Student journalists should know by now, you likely won’t start out earning an enormous salary. And that money will seem even scarcer if you’ve got student loans to pay back. So Thursday is your chance to both support the First Amendment — that’s the one with freedom of the press and freedom of speech, which I really hope you already knew — and to potentially earn a $5,000 scholarship. It’s as easy as exercising your right to tweet — by tweeting about why you love that right (or any of the others in that near sacred amendment). For those who’ve gone through other scholarship competitions, that’s a scholarship essay of 140 characters instead of 1,400 words or so. And with 22 available awards, your odds may be better than many national winner-take-all competitions.
Funded by the John S. and James L. Knight Foundation (which helped fund part of MY journalism education) and organized by 1 For All, the unique scholarship competition is aptly titled, Free to Tweet. It’s only open to students age 14 to 22. And it’s only happening on Thursday, Dec. 15 — National Bill of Rights Day. All you have to do is tweet about the rights and append the hashtag #freetotweet. You can even just link it to a YouTube video, blog post, public Facebook wall, or whatever creative outlet you can come up with to show off why you believe it’s important people know about these rights. Or you can send an email with your message (or links) to freetotweet@1forAll.us with “Free to Tweet Contest Entry” in the subject line.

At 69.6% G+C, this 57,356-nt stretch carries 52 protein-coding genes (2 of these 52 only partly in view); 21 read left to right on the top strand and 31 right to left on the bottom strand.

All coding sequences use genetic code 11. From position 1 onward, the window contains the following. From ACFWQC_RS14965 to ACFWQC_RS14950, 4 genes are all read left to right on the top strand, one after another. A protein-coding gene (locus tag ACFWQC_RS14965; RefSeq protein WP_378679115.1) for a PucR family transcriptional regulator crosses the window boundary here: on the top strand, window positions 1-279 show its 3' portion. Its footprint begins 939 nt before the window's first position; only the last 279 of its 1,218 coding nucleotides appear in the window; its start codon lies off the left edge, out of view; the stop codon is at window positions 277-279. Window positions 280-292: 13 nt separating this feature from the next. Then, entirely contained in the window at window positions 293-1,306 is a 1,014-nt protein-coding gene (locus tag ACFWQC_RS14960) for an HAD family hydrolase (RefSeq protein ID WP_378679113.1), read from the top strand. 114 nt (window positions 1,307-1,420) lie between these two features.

Students can enter the scholarship competition by tweeting a message of support — using the hashtag #freetotweet — for the First Amendment. The tweet can be self-contained or link to original content on a website or other social media platform. A panel of educators and First Amendment experts will review the entries and award 22 $5,000 scholarships, one for every decade since the ratification of the Bill of Rights.
You can enter multiple times, as long as each post is unique. So maybe write about all of the rights? For those who need a refresher on what the amendment covers, here’s the actual text:
Congress shall make no law respecting an establishment of religion, or prohibiting the free exercise thereof; or abridging the freedom of speech, or of the press; or the right of the people peaceably to assemble, and to petition the Government for a redress of grievances.
You can read the rest of the details here.
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